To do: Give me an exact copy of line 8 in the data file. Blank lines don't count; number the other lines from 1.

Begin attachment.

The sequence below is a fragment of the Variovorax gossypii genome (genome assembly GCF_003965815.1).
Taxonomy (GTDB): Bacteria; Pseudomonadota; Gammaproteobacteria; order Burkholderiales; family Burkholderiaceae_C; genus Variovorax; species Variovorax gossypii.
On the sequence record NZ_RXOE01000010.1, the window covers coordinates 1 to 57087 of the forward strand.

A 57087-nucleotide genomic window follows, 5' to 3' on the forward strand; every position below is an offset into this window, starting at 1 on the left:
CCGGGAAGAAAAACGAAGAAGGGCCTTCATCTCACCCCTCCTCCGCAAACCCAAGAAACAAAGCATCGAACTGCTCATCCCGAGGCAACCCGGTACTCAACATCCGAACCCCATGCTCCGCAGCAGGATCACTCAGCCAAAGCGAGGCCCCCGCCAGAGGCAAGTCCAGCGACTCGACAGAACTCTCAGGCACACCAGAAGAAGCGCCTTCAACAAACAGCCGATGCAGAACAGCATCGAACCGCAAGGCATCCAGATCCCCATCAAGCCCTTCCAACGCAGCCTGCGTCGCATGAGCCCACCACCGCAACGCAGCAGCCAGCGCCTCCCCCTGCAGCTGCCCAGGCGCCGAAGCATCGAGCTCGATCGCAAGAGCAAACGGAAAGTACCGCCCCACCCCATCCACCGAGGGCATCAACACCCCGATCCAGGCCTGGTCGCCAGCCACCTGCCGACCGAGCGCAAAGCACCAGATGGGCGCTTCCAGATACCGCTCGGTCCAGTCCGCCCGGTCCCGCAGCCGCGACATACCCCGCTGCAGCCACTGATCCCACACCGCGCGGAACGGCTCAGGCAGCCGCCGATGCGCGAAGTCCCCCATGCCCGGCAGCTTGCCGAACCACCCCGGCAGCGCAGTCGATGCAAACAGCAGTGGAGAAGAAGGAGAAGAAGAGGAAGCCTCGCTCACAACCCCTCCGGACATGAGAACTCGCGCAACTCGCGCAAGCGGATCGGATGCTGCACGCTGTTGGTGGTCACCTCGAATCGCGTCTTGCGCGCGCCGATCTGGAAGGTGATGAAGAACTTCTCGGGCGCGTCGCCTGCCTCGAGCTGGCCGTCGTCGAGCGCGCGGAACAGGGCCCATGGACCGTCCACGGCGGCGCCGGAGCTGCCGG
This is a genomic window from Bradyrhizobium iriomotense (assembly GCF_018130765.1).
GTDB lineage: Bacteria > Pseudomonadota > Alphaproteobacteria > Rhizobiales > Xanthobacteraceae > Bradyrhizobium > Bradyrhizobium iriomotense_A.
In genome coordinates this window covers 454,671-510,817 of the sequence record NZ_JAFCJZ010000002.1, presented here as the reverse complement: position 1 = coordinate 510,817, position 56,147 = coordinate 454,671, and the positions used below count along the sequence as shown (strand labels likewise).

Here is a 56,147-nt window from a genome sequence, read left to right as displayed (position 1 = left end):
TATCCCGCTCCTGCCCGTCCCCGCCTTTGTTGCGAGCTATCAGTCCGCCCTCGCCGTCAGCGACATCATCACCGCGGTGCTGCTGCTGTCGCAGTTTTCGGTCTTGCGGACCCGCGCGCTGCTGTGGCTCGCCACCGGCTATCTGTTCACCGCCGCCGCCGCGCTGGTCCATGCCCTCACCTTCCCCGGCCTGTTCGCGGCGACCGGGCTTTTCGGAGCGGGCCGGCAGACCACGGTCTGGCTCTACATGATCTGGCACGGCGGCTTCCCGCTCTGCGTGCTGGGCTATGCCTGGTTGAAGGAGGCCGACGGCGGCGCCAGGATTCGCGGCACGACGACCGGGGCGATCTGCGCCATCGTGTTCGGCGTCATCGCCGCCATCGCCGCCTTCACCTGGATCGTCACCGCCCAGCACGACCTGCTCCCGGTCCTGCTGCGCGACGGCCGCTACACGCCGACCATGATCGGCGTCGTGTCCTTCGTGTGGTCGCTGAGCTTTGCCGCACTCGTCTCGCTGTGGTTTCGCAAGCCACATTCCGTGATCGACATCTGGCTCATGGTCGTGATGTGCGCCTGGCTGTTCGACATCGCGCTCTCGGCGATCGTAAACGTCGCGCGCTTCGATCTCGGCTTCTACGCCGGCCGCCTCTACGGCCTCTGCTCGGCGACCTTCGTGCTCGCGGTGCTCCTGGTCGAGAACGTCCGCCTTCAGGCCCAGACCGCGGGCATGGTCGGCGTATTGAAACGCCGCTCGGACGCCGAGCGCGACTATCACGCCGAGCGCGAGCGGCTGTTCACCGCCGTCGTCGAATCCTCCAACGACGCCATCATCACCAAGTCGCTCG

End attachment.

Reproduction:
In genome coordinates this window covers 454,671-510,817 of the sequence record NZ_JAFCJZ010000002.1, presented here as the reverse complement: position 1 = coordinate 510,817, position 56,147 = coordinate 454,671, and the positions used below count along the sequence as shown (strand labels likewise).